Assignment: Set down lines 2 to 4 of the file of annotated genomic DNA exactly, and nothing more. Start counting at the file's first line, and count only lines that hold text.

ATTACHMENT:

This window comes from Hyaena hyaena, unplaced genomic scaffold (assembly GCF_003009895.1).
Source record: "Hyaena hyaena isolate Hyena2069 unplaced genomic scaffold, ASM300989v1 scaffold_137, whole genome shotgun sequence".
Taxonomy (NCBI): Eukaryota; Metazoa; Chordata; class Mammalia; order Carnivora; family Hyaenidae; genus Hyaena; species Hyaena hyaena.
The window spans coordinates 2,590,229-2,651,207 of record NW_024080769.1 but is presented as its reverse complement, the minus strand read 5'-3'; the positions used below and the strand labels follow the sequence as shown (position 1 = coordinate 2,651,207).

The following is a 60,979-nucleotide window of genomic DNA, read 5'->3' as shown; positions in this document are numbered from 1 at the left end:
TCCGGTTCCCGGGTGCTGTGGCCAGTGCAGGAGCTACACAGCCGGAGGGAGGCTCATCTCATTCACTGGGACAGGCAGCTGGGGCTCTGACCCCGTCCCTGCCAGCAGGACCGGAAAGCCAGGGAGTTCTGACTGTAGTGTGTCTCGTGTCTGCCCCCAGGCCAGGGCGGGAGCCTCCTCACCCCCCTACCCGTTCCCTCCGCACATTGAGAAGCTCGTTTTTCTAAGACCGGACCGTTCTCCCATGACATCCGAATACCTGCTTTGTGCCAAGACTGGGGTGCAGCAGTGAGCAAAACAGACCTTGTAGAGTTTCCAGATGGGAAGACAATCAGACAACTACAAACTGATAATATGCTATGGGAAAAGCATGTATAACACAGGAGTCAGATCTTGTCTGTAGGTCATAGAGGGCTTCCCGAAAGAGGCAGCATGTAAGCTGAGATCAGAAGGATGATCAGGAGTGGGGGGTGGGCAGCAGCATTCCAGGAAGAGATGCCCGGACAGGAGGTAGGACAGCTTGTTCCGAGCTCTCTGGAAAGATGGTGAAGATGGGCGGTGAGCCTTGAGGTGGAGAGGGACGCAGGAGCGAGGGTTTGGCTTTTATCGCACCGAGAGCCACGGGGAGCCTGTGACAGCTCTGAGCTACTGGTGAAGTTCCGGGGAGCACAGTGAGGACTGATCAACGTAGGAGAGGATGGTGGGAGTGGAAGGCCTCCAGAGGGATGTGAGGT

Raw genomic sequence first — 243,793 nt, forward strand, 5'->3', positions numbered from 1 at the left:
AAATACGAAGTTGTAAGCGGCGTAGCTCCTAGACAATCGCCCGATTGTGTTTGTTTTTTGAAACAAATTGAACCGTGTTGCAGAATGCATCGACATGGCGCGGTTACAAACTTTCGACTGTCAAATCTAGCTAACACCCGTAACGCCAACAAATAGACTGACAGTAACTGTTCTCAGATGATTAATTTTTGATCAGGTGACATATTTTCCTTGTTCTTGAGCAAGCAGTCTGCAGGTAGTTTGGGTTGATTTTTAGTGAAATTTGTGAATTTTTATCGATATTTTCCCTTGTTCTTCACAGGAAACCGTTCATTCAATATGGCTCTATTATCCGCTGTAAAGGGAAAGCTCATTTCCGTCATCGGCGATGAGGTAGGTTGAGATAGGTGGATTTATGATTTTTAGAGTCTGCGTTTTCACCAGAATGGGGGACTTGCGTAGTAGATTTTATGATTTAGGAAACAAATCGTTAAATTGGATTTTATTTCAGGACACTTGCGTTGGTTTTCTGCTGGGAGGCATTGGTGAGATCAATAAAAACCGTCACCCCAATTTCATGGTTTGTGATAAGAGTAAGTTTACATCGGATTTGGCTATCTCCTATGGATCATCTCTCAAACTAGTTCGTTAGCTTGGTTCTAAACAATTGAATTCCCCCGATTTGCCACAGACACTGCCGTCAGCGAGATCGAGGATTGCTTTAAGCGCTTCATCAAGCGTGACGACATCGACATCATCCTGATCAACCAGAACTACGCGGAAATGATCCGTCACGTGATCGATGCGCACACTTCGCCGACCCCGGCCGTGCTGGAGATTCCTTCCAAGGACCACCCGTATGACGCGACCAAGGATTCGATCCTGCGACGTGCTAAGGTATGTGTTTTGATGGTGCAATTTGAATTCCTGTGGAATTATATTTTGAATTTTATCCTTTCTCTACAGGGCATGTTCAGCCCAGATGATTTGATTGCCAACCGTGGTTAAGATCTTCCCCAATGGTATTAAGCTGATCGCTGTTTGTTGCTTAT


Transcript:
Source record: "Hyaena hyaena isolate Hyena2069 unplaced genomic scaffold, ASM300989v1 scaffold_137, whole genome shotgun sequence".
Taxonomy (NCBI): Eukaryota; Metazoa; Chordata; class Mammalia; order Carnivora; family Hyaenidae; genus Hyaena; species Hyaena hyaena.
The window spans coordinates 2,590,229-2,651,207 of record NW_024080769.1 but is presented as its reverse complement, the minus strand read 5'-3'; the positions used below and the strand labels follow the sequence as shown (position 1 = coordinate 2,651,207).